The CourtTV channel has this show called Most Shocking and it’s one of the best shows on TV. It’s all actual footage from security cameras, police cruiser cameras, and citizen-recorded videos, and it shows all kinds of (often stupid) crimes being committed, and (usually) the police taking down the criminals.
I’ve never really watched the show Cops, but I guess Most Shocking is similar, except I think that Cops is at least sort of scripted (don’t they have a camera/cameraman intentionally going into various situations with police, as opposed to showing footage of interesting stuff captured by cameras that run 24/7?). And from the previews for Cops it always looks really slow and boring, whereas Most Shocking is non-stop action, with stuff like shootouts, crashes, hostages, etc.
It’s on Wednesdays at 8 PM, though I usually watch the encore which is at midnight. It’s also apparently on Fridays at midnight sometimes too.
I sometimes catch bits of other shows on CourtTV, and some of the shows about prison are really interesting. One thing that I don’t understand about prisons is why they’re designed the way they are, with the convicts able to congregate freely at certain times, such as while eating and while out in the prison yard. Prisoners are able to pass around drugs and weapons, and they sometimes attack the guards and even cause riots. They can beat up, molest, and even kill other prisoners.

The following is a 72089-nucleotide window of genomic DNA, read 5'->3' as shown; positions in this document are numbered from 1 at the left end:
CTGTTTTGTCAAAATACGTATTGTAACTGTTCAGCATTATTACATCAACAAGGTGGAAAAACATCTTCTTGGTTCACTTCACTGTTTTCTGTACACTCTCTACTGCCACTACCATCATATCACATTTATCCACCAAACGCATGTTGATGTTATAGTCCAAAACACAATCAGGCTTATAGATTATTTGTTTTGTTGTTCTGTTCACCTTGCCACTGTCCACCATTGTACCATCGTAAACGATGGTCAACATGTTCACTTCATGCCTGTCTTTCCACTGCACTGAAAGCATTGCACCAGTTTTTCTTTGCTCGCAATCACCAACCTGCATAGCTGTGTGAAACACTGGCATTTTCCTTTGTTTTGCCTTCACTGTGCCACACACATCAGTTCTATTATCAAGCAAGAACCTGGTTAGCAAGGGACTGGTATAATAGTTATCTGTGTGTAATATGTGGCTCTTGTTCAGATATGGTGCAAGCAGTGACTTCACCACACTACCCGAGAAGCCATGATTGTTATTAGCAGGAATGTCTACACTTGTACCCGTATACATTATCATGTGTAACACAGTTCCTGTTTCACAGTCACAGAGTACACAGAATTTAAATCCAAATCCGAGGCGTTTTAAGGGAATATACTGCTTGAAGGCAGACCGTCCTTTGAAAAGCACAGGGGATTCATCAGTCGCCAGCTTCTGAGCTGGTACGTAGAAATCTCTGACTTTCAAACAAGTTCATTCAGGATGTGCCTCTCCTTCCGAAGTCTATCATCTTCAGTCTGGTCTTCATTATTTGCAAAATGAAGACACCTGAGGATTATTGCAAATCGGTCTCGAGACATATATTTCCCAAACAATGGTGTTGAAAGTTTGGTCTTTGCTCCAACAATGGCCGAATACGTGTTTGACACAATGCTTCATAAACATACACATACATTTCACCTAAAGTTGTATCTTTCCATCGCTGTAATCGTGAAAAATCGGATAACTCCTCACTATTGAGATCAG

So why should prisoners ever be allowed to congregate? Why don’t we keep them in their individual cells at all times? It would be far simpler and safer not only for the guards, but for the prisoners as well.
Smile like you mean it
Has anyone ever seen, Waking Ned Devine? If you have, God bless you. If you haven’t, a whole world of wonder awaits you and all you have to do is grab it (well, actually, buy it).
What could be better than a nice Irish film, with lots of happy Irish people drinking their whisky and Guiness, nestled on the beautiful Irish landscape? The answer, nothing.
This is sort of a random post, but I wanted to disrupt the flow of continuous computer jargon. But that is besides the point. Go buy Waking Ned Devine at Best Buy for $5.99 and enjoy good, clean, and redeeming laughter flavored with some awesome eye candy.
Baby got ..... Bible?
So a buddy of mine sends me this link. I became very scared. I don’t know what to think. It seems the guy know’s of moshing but is unable to do it with people half his size. Anthony, I need you to tell me if this is good or bad. If I feel slight nausea should I turn it off or go with the flow?
My friend Mike is working on a documentary for Creep Records, and he’s got some videos online. Creep is the home of Dutchland Diesel, one of my favorite bands, who holy cow have updated their website for the first time in literally 4 years. (Well, they might have updated it a while ago; I haven’t been checking recently since it had been inertial for so long.)